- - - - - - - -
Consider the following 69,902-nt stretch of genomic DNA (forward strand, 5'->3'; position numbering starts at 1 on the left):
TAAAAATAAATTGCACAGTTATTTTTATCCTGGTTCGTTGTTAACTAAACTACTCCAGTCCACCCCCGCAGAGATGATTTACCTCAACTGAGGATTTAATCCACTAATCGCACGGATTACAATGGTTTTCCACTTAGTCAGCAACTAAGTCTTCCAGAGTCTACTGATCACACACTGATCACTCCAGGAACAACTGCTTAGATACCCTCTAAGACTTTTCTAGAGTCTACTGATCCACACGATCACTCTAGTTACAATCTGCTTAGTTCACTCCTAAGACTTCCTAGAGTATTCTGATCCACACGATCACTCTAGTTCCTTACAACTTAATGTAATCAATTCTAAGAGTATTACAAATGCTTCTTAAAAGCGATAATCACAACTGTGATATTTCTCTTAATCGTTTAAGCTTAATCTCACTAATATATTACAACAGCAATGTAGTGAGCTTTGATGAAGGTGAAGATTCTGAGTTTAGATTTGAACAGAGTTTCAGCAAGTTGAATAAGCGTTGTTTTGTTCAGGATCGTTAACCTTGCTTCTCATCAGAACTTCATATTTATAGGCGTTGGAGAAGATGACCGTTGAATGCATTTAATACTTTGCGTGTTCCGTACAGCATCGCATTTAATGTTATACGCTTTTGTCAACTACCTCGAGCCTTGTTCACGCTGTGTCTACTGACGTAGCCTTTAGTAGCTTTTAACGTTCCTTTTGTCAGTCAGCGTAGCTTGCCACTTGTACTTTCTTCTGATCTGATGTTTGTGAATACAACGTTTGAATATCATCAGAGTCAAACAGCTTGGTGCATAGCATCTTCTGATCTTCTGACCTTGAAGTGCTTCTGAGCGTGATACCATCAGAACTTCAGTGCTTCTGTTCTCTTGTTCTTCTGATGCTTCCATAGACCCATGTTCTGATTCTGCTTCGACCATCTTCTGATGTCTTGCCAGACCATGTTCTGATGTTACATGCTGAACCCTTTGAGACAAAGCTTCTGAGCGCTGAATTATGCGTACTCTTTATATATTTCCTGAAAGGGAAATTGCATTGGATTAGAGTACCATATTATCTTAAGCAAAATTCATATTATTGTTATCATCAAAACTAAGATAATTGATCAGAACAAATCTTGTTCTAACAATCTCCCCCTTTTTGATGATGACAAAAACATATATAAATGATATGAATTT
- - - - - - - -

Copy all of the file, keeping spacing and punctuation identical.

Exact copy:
Consider the following 69,902-nt stretch of genomic DNA (forward strand, 5'->3'; position numbering starts at 1 on the left):
TAAAAATAAATTGCACAGTTATTTTTATCCTGGTTCGTTGTTAACTAAACTACTCCAGTCCACCCCCGCAGAGATGATTTACCTCAACTGAGGATTTAATCCACTAATCGCACGGATTACAATGGTTTTCCACTTAGTCAGCAACTAAGTCTTCCAGAGTCTACTGATCACACACTGATCACTCCAGGAACAACTGCTTAGATACCCTCTAAGACTTTTCTAGAGTCTACTGATCCACACGATCACTCTAGTTACAATCTGCTTAGTTCACTCCTAAGACTTCCTAGAGTATTCTGATCCACACGATCACTCTAGTTCCTTACAACTTAATGTAATCAATTCTAAGAGTATTACAAATGCTTCTTAAAAGCGATAATCACAACTGTGATATTTCTCTTAATCGTTTAAGCTTAATCTCACTAATATATTACAACAGCAATGTAGTGAGCTTTGATGAAGGTGAAGATTCTGAGTTTAGATTTGAACAGAGTTTCAGCAAGTTGAATAAGCGTTGTTTTGTTCAGGATCGTTAACCTTGCTTCTCATCAGAACTTCATATTTATAGGCGTTGGAGAAGATGACCGTTGAATGCATTTAATACTTTGCGTGTTCCGTACAGCATCGCATTTAATGTTATACGCTTTTGTCAACTACCTCGAGCCTTGTTCACGCTGTGTCTACTGACGTAGCCTTTAGTAGCTTTTAACGTTCCTTTTGTCAGTCAGCGTAGCTTGCCACTTGTACTTTCTTCTGATCTGATGTTTGTGAATACAACGTTTGAATATCATCAGAGTCAAACAGCTTGGTGCATAGCATCTTCTGATCTTCTGACCTTGAAGTGCTTCTGAGCGTGATACCATCAGAACTTCAGTGCTTCTGTTCTCTTGTTCTTCTGATGCTTCCATAGACCCATGTTCTGATTCTGCTTCGACCATCTTCTGATGTCTTGCCAGACCATGTTCTGATGTTACATGCTGAACCCTTTGAGACAAAGCTTCTGAGCGCTGAATTATGCGTACTCTTTATATATTTCCTGAAAGGGAAATTGCATTGGATTAGAGTACCATATTATCTTAAGCAAAATTCATATTATTGTTATCATCAAAACTAAGATAATTGATCAGAACAAATCTTGTTCTAACAATCTCCCCCTTTTTGATGATGACAAAAACATATATAAATGATATGAATTT